hull coating wrinkle ship

“Wrinkly” Hull Coating May Improve Shipping Efficiency

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February 18, 2013

hull coating wrinkle shipShips may soon be able to shed the unwanted accumulation of bacteria and other marine growth with the flick of a switch.

Researchers have developed a new material that can be applied like a paint to a ship’s hull and has the ability to wrinkle in order to dislodge bacteria. Lab results suggest a potential to prevent marine biofouling and so improve ship energy efficiency.

Keeping bacteria from attaching to hulls can prevent a larger cascade of events that can damage efficiency. Once bacteria have taken up residence on a surface, they often attract larger organisms, such as seaweed and the larvae of other marine organisms, such as worms, bivalves, barnacles or mussels. These organisms can increase the resistance of the hull as it moves through the water and lower the energy efficiency of the ship.

‘It is known that bacterial films can recruit other organisms, so stopping the accumulation process from the beginning in the first place would make a lot of sense,’ said Gabriel López, Professor of Biomedical Engineering and Mechanical Engineering and Materials Science at Duke University

The new material, designed by Duke University engineers, is said to work by physically moving at the microscopic level, thereby removing the bacteria without use of toxic chemicals.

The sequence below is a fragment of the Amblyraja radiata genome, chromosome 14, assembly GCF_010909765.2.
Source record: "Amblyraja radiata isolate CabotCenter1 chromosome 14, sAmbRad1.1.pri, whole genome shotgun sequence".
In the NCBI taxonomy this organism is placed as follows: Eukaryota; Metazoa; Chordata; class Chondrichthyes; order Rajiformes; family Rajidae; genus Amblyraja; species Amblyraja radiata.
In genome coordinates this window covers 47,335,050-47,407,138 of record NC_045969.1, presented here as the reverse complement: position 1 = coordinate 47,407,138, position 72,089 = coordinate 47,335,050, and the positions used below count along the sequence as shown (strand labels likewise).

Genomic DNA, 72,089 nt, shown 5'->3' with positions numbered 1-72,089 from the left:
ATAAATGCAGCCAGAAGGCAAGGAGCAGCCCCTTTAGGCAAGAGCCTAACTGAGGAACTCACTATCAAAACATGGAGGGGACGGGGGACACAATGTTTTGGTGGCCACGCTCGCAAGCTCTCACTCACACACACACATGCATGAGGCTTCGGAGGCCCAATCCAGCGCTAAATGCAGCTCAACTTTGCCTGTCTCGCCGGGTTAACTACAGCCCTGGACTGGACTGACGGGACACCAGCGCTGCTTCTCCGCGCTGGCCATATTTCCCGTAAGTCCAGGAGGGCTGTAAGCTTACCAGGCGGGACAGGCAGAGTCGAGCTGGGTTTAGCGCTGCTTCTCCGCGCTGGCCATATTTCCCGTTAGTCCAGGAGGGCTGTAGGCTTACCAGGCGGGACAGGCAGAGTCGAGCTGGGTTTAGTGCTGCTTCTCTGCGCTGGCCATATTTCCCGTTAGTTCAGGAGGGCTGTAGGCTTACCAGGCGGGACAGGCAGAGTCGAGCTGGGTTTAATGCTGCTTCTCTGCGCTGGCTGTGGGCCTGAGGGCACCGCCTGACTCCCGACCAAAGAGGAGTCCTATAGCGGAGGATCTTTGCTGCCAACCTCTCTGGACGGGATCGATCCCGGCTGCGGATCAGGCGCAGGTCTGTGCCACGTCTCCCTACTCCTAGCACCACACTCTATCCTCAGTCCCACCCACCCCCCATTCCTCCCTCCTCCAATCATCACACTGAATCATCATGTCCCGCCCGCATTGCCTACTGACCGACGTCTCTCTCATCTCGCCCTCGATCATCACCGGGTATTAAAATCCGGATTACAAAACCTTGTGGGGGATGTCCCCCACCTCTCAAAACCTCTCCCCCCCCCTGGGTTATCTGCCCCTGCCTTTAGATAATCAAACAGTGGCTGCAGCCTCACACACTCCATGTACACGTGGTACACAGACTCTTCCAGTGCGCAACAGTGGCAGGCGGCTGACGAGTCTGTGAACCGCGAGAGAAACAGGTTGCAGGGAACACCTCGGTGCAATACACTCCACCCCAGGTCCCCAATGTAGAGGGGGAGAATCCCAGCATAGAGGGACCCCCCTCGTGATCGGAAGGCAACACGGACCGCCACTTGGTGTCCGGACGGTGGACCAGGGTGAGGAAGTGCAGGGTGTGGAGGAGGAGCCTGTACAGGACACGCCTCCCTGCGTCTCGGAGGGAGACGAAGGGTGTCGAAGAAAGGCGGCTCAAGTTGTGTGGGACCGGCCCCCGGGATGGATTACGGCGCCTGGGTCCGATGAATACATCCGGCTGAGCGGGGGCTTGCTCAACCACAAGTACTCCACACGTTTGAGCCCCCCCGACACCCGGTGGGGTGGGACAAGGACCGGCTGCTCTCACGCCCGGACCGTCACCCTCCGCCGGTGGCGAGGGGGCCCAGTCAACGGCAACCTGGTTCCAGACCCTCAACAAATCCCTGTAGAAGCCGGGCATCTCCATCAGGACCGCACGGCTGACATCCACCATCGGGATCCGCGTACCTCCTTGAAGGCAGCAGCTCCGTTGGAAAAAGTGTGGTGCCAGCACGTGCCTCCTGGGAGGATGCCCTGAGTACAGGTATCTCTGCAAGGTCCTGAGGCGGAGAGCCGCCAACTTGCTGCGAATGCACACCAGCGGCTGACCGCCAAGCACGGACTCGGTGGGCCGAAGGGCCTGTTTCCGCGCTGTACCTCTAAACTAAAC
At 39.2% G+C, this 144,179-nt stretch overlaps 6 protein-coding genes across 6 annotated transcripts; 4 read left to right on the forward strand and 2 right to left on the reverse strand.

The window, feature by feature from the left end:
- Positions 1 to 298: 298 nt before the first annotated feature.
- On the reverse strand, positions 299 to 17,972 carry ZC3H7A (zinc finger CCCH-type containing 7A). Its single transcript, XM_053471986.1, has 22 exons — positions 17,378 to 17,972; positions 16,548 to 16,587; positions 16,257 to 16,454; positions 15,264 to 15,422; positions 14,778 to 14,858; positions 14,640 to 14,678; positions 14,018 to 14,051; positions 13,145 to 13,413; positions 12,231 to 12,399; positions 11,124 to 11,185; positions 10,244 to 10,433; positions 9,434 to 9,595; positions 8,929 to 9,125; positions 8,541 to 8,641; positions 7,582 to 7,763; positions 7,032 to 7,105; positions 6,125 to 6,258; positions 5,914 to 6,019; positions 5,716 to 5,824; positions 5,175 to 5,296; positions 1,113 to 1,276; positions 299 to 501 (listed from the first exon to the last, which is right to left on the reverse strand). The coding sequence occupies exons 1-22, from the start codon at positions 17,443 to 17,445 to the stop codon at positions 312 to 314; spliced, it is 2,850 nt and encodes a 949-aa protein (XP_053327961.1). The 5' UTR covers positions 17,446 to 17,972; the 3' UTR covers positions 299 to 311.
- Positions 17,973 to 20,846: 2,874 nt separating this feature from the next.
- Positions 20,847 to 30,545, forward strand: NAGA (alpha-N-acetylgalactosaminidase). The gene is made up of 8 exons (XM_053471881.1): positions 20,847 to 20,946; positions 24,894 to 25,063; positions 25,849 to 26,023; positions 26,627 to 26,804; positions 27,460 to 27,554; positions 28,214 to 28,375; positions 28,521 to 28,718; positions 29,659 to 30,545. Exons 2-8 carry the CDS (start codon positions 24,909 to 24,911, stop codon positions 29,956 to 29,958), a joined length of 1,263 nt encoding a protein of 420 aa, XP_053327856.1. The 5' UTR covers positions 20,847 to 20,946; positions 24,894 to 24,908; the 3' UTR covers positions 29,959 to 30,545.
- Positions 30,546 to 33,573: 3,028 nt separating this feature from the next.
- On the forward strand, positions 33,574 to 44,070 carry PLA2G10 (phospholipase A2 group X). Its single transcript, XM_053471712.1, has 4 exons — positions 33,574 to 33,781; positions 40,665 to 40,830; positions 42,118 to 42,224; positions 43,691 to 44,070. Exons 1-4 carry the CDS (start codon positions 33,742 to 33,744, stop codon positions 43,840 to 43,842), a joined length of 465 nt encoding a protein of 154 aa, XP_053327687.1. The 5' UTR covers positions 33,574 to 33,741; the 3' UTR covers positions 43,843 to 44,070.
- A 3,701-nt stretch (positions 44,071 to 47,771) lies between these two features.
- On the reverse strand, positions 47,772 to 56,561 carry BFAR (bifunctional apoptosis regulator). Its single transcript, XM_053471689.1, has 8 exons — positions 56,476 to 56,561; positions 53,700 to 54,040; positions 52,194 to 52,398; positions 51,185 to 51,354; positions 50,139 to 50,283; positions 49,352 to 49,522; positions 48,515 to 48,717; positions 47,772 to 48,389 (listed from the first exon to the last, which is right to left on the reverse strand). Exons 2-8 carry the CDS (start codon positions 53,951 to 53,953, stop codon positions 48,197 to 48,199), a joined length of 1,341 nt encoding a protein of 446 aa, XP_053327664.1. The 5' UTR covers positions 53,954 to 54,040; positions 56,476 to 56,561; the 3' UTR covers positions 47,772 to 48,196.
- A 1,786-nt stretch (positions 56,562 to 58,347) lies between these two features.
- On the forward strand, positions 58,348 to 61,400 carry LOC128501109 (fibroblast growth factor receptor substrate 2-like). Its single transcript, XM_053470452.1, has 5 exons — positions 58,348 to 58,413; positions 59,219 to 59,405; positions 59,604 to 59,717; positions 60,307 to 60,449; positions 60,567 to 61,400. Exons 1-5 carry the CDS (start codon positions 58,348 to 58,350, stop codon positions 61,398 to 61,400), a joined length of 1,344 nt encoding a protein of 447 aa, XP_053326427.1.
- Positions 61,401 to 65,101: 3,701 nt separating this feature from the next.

“We have developed a material that “wrinkles”, or changes its surface in response to a stimulus, such as stretching or pressure or electricity,” said Duke engineer Xuanhe Zhao, assistant professor in Duke’s Pratt School of Engineering.

“This deformation can effectively detach biofilms and other organisms that have accumulated on the surface.”

“Nature has offered many solutions to deal with this build-up of biological materials that we as engineers can try to recreate,” said Lopez.

“For example, the hair-like structures known as cilia can move foreign particles from the lungs and respiratory tract,” Lopez said in a statement.

“In the same manner, these types of structures are used by molluscs and corals to keep their surfaces clean. To date, however, it is been difficult to reproduce the cilia, but controlling the surface of a material could achieve the same result.”

The researchers tested their approach in the laboratory with simulated seawater, as well as on barnacles. The results of the Duke studies were published online in the journal Advanced Materials.

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